*In the NEW JERSEY Meadowlands, the much-ballyhooed EnCap project has filed for Chapter 11 bankruptcy, and all work has ceased on the massive rebuilding that was supposed to have transformed hundreds of acres of swampy landfill in Rutherford and Lyndhurst into a massive golf course/housing development. What’s the radio connection? It was at EnCap’s behest that the Meadowlands Commission took the old tower site of WOR (710 New York), and it was EnCap’s money that paid for WOR to build a brand-new site half a mile away.
*Yet another market in CANADA is about to lose its last AM. The CRTC has granted CKRU (980 Peterborough ON) permission to move to FM – but it denied the Corus oldies station (known on air as “980 KRUZ”) the frequency it desired. CKRU hoped to move to 96.7, but nine other applicants also proposed using that frequency for new stations in Peterborough or nearby Kawartha Lakes (Lindsay) when the CRTC put out a call for applications.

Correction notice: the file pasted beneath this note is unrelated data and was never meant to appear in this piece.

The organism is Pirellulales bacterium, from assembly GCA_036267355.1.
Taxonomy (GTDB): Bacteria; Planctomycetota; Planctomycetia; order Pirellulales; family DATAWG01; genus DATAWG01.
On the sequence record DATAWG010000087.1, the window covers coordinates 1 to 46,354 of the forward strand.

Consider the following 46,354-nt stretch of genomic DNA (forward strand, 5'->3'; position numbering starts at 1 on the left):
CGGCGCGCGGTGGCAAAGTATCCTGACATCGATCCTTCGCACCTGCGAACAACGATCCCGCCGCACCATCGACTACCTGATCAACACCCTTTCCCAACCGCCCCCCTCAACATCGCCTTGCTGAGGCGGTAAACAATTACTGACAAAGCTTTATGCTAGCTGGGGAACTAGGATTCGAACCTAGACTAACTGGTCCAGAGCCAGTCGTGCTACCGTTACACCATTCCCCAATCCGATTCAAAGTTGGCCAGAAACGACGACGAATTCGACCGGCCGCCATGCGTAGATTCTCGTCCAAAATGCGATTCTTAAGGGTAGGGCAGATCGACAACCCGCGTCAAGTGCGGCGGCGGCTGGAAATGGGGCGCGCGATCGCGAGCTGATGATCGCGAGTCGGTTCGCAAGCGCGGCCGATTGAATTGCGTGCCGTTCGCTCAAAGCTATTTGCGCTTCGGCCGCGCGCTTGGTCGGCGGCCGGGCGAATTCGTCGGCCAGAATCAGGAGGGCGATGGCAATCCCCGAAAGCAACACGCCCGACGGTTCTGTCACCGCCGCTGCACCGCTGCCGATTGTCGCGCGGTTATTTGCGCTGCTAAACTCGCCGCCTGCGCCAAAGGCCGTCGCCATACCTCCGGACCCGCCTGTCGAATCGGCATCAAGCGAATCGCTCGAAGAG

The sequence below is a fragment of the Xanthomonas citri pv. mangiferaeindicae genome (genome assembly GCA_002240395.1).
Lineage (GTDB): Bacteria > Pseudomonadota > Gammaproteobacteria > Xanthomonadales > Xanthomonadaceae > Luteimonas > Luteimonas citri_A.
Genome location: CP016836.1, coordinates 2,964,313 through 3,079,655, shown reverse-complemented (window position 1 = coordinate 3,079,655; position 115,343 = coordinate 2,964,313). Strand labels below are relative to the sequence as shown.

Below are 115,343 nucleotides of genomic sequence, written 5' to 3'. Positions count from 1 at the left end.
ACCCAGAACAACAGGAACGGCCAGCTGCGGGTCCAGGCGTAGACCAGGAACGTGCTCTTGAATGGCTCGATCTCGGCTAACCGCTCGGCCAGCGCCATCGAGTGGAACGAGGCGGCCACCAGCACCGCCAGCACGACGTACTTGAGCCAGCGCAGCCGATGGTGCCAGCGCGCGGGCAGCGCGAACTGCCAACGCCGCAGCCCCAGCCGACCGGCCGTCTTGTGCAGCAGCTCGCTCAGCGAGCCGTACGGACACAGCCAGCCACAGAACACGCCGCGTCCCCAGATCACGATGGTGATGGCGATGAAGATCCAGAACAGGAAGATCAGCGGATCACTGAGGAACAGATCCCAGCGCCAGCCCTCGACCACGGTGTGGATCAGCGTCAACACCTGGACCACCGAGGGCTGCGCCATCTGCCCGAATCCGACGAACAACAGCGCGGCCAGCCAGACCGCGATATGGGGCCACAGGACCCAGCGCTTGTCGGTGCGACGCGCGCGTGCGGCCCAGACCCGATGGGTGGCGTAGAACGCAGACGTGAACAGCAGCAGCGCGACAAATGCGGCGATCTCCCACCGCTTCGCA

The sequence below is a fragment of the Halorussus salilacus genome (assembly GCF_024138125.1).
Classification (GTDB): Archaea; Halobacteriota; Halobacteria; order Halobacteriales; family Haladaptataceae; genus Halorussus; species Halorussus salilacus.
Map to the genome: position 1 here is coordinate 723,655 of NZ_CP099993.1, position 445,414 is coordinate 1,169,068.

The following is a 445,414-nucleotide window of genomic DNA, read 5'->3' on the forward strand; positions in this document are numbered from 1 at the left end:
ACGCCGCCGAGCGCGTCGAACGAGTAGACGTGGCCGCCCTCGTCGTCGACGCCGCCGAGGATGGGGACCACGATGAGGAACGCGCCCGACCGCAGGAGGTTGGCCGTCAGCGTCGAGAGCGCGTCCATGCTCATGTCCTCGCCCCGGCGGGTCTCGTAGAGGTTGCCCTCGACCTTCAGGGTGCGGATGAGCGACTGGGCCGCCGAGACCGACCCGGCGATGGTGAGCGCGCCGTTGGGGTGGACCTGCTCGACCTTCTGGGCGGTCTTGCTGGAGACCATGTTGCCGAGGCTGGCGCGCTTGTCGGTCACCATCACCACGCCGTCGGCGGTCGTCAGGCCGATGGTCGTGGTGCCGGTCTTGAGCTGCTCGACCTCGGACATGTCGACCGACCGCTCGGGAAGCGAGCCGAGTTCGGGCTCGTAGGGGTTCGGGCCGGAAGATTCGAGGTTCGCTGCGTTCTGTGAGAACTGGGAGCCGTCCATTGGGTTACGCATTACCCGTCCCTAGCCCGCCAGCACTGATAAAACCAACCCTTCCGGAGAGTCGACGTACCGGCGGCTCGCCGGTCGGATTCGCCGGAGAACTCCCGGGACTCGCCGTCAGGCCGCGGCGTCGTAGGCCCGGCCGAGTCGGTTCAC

The CRTC ended up granting one of those applications, determining that Pineridge Broadcasting, which owns CHUC-FM and CKSG-FM in Cobourg, is the best qualified to operate a new Peterborough station – and that because of the potential overlap in coverage into the Cobourg area, it should be granted the use of 96.7, with 13 kW average DA. That leaves Corus to find another frequency on the crowded southern Ontario FM dial for CKRU’s FM move – and 90 days to do it.
Meanwhile, Peterborough’s other remaining AM, CTVglobemedia’s CKPT (1420), is no more: engineers pulled the plug on the AM transmitter there last Monday (May 5), seven months after CKPT-FM (99.3, soon to move to 99.7) signed on, and just shy of half a century after it originally signed on.
Fifteen Years Ago: May 12, 2003